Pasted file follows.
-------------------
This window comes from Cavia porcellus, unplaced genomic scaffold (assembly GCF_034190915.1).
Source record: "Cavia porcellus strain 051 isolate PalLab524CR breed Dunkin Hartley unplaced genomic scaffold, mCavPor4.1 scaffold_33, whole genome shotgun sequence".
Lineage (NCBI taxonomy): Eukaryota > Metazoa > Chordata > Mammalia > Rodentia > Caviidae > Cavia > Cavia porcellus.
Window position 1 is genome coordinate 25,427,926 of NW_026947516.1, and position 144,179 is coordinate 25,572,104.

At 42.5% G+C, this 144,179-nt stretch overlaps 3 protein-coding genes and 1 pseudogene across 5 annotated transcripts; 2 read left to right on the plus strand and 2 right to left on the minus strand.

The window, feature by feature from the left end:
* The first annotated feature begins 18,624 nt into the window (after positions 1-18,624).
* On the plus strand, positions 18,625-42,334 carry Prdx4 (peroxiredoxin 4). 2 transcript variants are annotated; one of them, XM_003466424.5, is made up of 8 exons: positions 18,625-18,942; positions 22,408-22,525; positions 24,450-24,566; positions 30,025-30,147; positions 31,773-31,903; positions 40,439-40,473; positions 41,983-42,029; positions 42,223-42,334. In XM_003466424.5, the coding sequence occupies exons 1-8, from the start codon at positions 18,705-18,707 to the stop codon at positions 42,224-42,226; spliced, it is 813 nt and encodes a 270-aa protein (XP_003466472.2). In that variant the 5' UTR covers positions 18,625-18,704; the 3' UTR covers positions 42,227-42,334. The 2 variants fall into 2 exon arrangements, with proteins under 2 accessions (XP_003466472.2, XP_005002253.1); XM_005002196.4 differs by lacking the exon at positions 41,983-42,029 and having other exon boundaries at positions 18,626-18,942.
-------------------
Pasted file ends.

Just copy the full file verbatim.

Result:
This window comes from Cavia porcellus, unplaced genomic scaffold (assembly GCF_034190915.1).
Source record: "Cavia porcellus strain 051 isolate PalLab524CR breed Dunkin Hartley unplaced genomic scaffold, mCavPor4.1 scaffold_33, whole genome shotgun sequence".
Lineage (NCBI taxonomy): Eukaryota > Metazoa > Chordata > Mammalia > Rodentia > Caviidae > Cavia > Cavia porcellus.
Window position 1 is genome coordinate 25,427,926 of NW_026947516.1, and position 144,179 is coordinate 25,572,104.

At 42.5% G+C, this 144,179-nt stretch overlaps 3 protein-coding genes and 1 pseudogene across 5 annotated transcripts; 2 read left to right on the plus strand and 2 right to left on the minus strand.

The window, feature by feature from the left end:
* The first annotated feature begins 18,624 nt into the window (after positions 1-18,624).
* On the plus strand, positions 18,625-42,334 carry Prdx4 (peroxiredoxin 4). 2 transcript variants are annotated; one of them, XM_003466424.5, is made up of 8 exons: positions 18,625-18,942; positions 22,408-22,525; positions 24,450-24,566; positions 30,025-30,147; positions 31,773-31,903; positions 40,439-40,473; positions 41,983-42,029; positions 42,223-42,334. In XM_003466424.5, the coding sequence occupies exons 1-8, from the start codon at positions 18,705-18,707 to the stop codon at positions 42,224-42,226; spliced, it is 813 nt and encodes a 270-aa protein (XP_003466472.2). In that variant the 5' UTR covers positions 18,625-18,704; the 3' UTR covers positions 42,227-42,334. The 2 variants fall into 2 exon arrangements, with proteins under 2 accessions (XP_003466472.2, XP_005002253.1); XM_005002196.4 differs by lacking the exon at positions 41,983-42,029 and having other exon boundaries at positions 18,626-18,942.